Facebook CEO Mark Zuckerberg, in public for the first time since the company's troubled IPO four months ago, says Facebook is betting its future on mobile devices. No duh.
From the Chronicle's Benny Evangelista and James Temple: "For every "person who's using Facebook on mobile, there's more engagement and they're spending more time," Zuckerberg said during an interview at the TechCrunch Disrupt conference in San Francisco. "We think we'll make a lot more money than on the desktop."
'Facebook has previously said its future is in mobile devices, an obvious strategy because more than half of the social network's 950 million members around the world - Zuckerberg included - now rely on smartphones or tablets."
"But hearing that message directly from the typically fast-speaking young CEO - as well as his disappointment over the Menlo Park company's stock performance and hints about coming improvements - seemed to hearten the standing-room-only crowd at the Concourse at the San Francisco Design Center, where Zuckerberg sat for a half-hour onstage interview with TechCrunch founder Michael Arrington."
Speaking of Facebook, the site's controversial move to the TimeLine feature is providing fertile ground for hackers.
From G.W. Shulz at California Watch: "Internet security experts say the complaints have created an opportunity for hackers – special apps or browser plugins that promise to turn off the Timeline feature while also possibly misusing your sensitive personal information, such as details about where else you’ve been on the Web."
"Researchers at Campbell-based Barracuda Networks looked at six such plugins available through the Google Chrome Web store that offer to remove Timeline. Plugins are downloaded and added to your Web browser – Internet Explorer, Safari, Firefox and Chrome – and can be used for everything from blocking pop-up ads to translating pages from a different language."
"Three of the plugins request permission to access your Facebook page, which is necessary to block Timeline in the first place. The other three, however, claim to block Timeline, but they also request permission to access data from your activity elsewhere on the Web, even if you’re not logged into Facebook, said Jason Ding, a research scientist at Barracuda. They can do so because the plugin is attached to your browser, which you use to crisscross the Internet, not just check your Facebook page."
California's economically battered and deeply troubled timber industry finally caught a break: The governor signed legislation to allow a tax on retail timber to pay for regulatory costs which up to now have been shouldered by the industry.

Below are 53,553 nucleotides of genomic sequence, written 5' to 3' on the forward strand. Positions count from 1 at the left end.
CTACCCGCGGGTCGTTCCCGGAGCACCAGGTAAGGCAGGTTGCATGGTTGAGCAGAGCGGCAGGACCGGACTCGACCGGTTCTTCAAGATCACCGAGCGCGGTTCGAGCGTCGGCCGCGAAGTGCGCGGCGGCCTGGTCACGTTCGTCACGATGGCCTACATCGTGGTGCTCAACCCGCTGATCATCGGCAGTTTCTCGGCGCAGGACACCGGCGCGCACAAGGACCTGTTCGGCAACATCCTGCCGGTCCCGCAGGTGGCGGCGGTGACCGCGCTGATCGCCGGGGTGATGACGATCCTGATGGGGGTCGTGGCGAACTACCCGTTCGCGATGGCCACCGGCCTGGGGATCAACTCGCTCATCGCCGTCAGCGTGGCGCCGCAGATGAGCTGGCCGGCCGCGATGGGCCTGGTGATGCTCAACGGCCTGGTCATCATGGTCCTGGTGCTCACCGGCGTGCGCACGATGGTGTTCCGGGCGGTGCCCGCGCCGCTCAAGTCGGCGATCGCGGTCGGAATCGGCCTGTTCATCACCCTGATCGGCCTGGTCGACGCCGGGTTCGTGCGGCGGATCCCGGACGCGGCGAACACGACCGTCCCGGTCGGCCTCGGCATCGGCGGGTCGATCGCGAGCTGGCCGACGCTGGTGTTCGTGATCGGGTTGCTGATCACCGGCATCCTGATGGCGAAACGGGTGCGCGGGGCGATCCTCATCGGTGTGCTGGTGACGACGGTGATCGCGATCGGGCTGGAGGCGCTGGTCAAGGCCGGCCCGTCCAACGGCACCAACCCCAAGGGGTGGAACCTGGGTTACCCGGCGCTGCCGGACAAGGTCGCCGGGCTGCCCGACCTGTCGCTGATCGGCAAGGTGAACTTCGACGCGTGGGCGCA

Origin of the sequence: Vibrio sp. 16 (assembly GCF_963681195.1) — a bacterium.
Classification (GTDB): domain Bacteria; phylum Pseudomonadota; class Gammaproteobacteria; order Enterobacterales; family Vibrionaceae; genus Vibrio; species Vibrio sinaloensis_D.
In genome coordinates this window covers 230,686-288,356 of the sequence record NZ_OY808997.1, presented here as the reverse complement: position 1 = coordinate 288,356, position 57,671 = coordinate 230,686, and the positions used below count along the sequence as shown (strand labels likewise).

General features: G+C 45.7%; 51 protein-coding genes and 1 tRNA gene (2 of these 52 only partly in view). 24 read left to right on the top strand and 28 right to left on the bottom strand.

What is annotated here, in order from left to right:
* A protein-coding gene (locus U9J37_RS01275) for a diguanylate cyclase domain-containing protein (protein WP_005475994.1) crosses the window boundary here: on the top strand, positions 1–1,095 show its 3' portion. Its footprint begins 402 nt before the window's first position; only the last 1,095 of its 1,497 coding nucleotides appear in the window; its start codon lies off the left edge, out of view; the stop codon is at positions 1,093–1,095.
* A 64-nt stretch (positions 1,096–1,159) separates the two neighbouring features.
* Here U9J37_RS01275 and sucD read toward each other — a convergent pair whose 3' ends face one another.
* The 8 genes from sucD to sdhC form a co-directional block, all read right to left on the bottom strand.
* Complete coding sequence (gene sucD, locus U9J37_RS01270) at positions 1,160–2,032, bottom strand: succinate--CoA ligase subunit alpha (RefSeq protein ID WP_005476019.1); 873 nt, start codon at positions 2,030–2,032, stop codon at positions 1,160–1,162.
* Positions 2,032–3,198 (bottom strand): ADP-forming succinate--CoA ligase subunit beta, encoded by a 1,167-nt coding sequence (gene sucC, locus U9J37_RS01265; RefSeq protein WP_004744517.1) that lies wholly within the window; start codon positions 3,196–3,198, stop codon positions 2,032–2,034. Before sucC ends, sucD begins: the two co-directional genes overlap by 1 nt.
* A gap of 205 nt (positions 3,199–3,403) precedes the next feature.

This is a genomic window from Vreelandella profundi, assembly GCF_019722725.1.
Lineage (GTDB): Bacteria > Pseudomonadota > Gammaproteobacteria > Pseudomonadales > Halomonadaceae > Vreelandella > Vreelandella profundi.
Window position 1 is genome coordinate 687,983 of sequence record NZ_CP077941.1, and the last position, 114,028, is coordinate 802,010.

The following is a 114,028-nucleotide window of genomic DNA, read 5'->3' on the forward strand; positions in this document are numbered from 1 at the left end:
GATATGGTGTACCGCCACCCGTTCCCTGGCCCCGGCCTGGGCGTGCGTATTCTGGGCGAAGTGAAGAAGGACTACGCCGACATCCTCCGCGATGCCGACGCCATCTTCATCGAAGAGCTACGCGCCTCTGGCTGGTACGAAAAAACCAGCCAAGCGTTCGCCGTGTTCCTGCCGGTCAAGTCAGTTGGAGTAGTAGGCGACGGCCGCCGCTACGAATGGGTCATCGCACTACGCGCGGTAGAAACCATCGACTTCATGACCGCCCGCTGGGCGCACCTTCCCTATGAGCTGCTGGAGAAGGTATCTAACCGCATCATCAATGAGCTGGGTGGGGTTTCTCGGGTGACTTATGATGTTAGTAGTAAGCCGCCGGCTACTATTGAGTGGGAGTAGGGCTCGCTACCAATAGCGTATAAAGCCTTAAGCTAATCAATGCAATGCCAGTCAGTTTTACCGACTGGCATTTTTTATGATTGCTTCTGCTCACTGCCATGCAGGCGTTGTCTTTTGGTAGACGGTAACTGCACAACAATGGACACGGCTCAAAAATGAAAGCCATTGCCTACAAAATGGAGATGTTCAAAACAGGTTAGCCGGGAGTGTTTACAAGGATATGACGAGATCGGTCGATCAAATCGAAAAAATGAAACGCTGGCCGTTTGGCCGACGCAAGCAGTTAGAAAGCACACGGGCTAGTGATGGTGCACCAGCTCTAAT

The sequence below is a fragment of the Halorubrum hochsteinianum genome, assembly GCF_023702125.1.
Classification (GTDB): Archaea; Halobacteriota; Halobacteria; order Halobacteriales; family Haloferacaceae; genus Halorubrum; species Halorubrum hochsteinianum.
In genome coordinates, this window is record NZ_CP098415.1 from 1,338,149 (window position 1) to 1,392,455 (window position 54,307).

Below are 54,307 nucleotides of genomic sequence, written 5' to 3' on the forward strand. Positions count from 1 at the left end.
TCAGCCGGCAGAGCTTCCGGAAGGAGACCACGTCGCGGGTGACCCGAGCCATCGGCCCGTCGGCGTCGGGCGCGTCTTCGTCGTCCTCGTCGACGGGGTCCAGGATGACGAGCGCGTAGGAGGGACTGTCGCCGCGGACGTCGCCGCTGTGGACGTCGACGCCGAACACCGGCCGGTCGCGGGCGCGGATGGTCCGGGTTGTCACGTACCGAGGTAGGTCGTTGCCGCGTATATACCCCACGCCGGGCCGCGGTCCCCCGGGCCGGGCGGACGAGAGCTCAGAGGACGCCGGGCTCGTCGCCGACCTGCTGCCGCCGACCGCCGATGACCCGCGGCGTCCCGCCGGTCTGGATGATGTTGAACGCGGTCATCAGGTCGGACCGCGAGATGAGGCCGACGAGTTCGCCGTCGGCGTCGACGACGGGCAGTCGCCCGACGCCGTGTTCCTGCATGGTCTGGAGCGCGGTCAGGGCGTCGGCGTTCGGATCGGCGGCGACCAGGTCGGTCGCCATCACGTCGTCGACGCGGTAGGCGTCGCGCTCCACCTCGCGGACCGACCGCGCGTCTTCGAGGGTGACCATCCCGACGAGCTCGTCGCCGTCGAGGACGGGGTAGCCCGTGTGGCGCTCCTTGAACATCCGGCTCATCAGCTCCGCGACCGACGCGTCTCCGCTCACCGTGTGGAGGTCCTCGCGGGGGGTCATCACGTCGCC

From Chris Megerian at the LAT: "The measure also benefits the industry by restricting how much money government agencies can seek when suing for damages in wildfires caused by negligent practices. Federal prosecutors and members of President Obama's cabinet had fought the bill, which tightens the rules for tallying damages."
"Timber company officials said the new arrangement would prevent the industry from being squeezed by government fees, onerous regulations and overzealous prosecutors."
"They hope the new 1% tax on lumber sales, which takes effect Jan. 1 and is expected to raise $30 million a year, will lower their costs and make it easier to compete with out-of-state firms."
Meanwhile, the governor's campaign to get voters to approve new taxes in November is awash in cash.
From John Myers of News 10: "Gov. Jerry Brown's campaign war chest for his tax increase initiative grew by some 25 percent on Tuesday, with new donations totaling more than $2.8 million and his largest single day haul to date."
"Brown's committee in support of the state budget balancing Proposition 30 has now reported a total of about $15 million raised this year -- a good clip, but only a portion of what he'll likely need to wage a successful campaign on TV airwaves through November 6."
"Of the contributions reported Tuesday night, the governor also scored his first seven figure checks: $1.5 million from the California Hospitals Association and $1 million from the California Teachers Association (CTA)."
There's irony in San Francisco's plans for green energy: A proposal under consideration could wind up providing a lot of dough to Shell.
From the Chronicle's Matier and Ross: "Under the terms of the CleanPowerSF program now before the Board of Supervisors, the city would contract with Shell Energy North America - a subsidiary of Shell Oil - to provide households and businesses with 100 percent renewable electricity."
"The original idea was simple enough: Buy five years of clean energy on the open market and resell it to locals who want to go green. The politics were equally attractive: Break the stranglehold that Pacific Gas and Electric Co. has long had on consumers, while encouraging the growth of local green alternatives like wind and solar power."
"But the final product isn't what everyone expected. For starters, Shell Energy - whose parent company just started drilling for Arctic oil off the coast of Alaska - wound up winning the contract."